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Sonoma may get new private school next fall

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New School Sonoma public meeting

December 5 at 6:30 p.m. at the Sonoma Community Center. Email holly@NewSchoolSonoma.org.

A Sonoma mother of four is hoping to open a new private school in fall 2019 offering kindergarten and first-grade classes at a Sonoma farm, combining project-based education with Sonoma’s rural roots.

Holly Sorkin’s children attended Crescent Montessori in Sonoma until the school shut down its K-8 classes, retaining only the preschool for the 2018-19 school year. Now, Sorkin, a computer scientist, hopes to create an alternative for her children and others in the area with $100,000 in seed money for the new school.

“You can launch a school on a shoestring with rent and a teacher and an aide’s salary for $100,000 in Sonoma,” said Sorkin, who would not divulge the name of the private donor who contributed the seed money. She has dubbed the school New School Sonoma, www.newschoolsonoma.org.

“We are not satisfied with the options for our children,” said Sorkin, referring to herself and her husband Stephen. She said the school would offer project-based learning, an element of STEM, the science, technology, engineering and math-based teaching approach currently in use in many districts, including the Sonoma Valley Unified School District.

Sorkin said her goal is to establish a school that uses a “progressive” learning approach, which she defined, among other things, as rejecting the idea of homework and testing for children younger than the fifth grade, instead allowing students to learn on their own timelines.

Britta Johnson, the head of the Sonoma Valley Unified School District board, and Socorro Shiels, superintendent of the district, said they were unaware of Sorkin’s plans.

“I had not heard anything until you mentioned it,” Shiels said in an email. “Of course, I think our schools meet the needs of our community and prepare all students for incredible opportunities.”

Regarding the proposed farm location, “When we moved from San Francisco to Sonoma five years ago, we planted a garden, and my kids were out there in the garden every day,” Sorkin said. “Look at the math, the science, the biology, the art you can take from that natural experience that Sonoma makes it so easy to have.”

Sorkin would not divulge the proposed location, saying, “I want to talk to as many people as I can” to gauge interest in the new school before signing a lease. She is holding a meeting for interested parents Dec. 5 at 6:30 p.m. at the Sonoma Community Center. To RSVP, email holly@NewSchoolSonoma.org.

Sorkin served on the board of Crescent Montessori for two years, but other than that, she has no training or experience in education. She has consulted with Ken and Cynthia Wornick, Sonoma residents who launched a religious school, the Ronald C. Wornick Jewish Day School, in San Mateo County in 1985.

Ken Wornick said he has been advising Sorkin on such things as how to obtain funding and a building. Sorkin said she also is consulting with the Sonoma County Moms group on Facebook.

Sorkin said about a dozen families have expressed an interest in the school, and she estimated that New School Sonoma might launch with around 10 to 12 students. She expects for the annual tuition to be $10,000.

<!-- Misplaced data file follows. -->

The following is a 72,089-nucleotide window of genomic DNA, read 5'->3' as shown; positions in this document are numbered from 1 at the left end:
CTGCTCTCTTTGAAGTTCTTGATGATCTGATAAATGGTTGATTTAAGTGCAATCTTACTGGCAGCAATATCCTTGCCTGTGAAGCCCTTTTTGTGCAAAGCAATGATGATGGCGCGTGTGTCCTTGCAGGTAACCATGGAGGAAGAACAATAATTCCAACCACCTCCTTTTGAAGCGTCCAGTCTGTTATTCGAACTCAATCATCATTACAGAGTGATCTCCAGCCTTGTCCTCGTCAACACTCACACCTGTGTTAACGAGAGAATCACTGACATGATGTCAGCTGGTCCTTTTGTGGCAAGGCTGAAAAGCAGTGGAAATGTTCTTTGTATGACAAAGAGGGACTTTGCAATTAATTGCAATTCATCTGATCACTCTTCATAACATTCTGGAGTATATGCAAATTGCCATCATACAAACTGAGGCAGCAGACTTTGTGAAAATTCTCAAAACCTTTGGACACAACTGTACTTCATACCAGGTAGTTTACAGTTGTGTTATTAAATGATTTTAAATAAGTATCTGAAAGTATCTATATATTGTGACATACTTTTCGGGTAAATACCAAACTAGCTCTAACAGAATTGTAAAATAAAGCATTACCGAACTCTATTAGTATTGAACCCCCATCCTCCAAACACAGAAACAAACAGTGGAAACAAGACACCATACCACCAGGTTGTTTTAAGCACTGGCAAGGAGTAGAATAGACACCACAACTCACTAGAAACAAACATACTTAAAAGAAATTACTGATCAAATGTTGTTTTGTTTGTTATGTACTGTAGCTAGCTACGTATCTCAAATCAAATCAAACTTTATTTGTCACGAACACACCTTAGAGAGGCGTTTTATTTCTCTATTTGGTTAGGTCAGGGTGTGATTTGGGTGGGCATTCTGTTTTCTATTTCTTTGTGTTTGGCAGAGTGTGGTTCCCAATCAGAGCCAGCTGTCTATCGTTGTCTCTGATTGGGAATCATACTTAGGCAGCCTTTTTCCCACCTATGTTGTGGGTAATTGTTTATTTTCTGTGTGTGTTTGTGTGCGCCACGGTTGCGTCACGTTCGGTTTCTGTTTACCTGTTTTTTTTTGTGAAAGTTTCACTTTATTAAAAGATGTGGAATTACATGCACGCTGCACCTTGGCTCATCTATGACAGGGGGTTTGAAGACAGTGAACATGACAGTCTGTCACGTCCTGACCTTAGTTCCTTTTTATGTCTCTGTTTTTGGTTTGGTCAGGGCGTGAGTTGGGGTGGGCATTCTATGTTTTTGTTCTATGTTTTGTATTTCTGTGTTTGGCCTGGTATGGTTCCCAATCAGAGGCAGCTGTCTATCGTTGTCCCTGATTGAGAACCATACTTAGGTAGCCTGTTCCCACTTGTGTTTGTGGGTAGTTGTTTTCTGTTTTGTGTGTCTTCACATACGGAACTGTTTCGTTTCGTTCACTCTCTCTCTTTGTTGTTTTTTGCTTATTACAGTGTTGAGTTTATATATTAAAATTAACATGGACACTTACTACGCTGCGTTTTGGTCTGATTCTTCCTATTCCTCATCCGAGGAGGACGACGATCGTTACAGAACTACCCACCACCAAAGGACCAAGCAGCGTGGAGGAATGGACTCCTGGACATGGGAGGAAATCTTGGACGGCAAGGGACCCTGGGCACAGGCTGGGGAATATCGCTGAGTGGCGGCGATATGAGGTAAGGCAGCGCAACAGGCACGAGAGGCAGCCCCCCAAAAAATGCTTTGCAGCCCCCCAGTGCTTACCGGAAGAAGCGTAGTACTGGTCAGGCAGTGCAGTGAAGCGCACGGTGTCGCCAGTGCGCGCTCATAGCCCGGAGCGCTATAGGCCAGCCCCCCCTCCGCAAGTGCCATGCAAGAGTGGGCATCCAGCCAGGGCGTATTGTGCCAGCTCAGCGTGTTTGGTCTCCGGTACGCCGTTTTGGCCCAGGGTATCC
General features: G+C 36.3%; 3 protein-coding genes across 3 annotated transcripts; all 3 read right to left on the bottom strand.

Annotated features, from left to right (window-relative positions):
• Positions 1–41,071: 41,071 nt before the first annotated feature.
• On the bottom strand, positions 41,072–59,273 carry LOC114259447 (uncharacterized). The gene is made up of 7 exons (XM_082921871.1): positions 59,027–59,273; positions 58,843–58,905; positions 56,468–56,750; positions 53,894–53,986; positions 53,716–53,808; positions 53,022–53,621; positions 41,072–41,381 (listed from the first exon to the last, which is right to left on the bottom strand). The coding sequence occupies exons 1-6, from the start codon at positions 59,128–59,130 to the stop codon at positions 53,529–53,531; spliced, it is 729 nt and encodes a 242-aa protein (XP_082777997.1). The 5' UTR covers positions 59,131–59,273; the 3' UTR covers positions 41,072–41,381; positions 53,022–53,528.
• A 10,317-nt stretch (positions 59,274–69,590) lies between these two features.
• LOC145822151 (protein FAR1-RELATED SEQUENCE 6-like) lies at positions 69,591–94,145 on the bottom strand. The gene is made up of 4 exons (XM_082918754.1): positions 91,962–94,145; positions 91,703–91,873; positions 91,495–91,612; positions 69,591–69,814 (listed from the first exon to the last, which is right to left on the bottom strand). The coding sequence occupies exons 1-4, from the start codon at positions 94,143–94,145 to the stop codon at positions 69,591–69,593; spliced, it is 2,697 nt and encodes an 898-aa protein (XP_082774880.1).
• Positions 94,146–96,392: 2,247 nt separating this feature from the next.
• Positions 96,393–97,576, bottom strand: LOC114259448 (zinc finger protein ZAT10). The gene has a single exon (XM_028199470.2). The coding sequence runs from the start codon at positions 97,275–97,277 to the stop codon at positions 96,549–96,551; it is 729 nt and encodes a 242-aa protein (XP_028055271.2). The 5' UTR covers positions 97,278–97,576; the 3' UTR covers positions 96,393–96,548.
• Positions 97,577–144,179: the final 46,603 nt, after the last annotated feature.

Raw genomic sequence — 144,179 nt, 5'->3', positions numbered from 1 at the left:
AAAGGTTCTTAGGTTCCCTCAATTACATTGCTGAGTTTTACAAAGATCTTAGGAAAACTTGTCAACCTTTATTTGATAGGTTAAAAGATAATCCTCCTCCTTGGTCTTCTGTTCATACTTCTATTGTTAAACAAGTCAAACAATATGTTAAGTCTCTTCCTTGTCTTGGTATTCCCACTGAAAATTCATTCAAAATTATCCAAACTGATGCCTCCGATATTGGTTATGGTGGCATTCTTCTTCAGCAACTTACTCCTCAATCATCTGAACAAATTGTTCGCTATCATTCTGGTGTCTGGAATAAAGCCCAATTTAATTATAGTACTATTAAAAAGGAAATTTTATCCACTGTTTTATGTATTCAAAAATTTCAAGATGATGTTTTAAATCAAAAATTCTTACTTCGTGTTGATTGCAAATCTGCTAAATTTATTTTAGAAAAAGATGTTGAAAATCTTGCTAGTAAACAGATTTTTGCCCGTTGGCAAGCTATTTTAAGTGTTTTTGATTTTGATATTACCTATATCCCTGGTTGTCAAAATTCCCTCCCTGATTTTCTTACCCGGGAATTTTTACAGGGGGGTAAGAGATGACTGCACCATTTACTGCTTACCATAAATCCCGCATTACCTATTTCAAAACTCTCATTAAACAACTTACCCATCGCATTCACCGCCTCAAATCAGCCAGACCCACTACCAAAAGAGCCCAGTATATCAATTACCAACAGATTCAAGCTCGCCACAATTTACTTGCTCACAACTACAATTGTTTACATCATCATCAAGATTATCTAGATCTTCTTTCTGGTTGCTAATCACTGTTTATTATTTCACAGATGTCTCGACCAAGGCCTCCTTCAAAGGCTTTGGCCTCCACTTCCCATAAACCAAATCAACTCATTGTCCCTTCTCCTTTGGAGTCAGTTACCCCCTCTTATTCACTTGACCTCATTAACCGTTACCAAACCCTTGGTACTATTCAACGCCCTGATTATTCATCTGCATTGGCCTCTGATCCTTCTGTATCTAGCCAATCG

The new school is unlikely to have much of an effect on the school district, because of its initial small size and the nature of the funding received by the district.

New School Sonoma public meeting

December 5 at 6:30 p.m. at the Sonoma Community Center. Email holly@NewSchoolSonoma.org.

The Sonoma Valley Unified School District is what is known as a basic aid district, funded mainly by property taxes. As a private school, New School Sonoma would not be eligible for a share of the property taxes that comprise most of the district’s funding.

“If they are in basic aid status, the reality is that the impact will be less,” said Jonathan Kaplan, the K-12 education and education funding expert for the California Budget & Policy Center.

Also, Kaplan said, “If there is a decline of, say, 20 students out of roughly 4,000, you’re talking about a change that’s not that great. It’s less than one percent.”

It is true, though, that if more and more families choose New School Sonoma instead of district schools over time, it could have a more significant effect on enrollment at the district. Student enrollment has declined 7 percent over the last ten years.

In the 2007-2008 school year, 4,797 students were enrolled in the district, according to data from the California Department of Education. Ten years later, in the 2017-18 school year, the most recent year for which data is available, 4,451 students were enrolled.

While an apples-to-apples comparison isn’t available, the number of school-age children in the City of Sonoma appears to have declined between 2010 and 2016, according to the U.S. Census.

Children age 5 to 17 comprised 14 percent of the city’s population in 2010, based on census numbers. Numbers aren’t available for the same age group for 2016, but the data for a similar group, children age 5 to 14, show that this group comprised 11 percent of the city’s population in 2016.

Kaplan said, “What I don’t know is how challenged Sonoma Valley’s books are, what they have planned for in terms of attendance and enrollment. If you are making plans and your enrollment is at a certain trajectory and something happens, as we saw with the fire in Paradise, you can see an unintended consequence.”

Reach Janis Mara at janis.mara@sonomanews.com.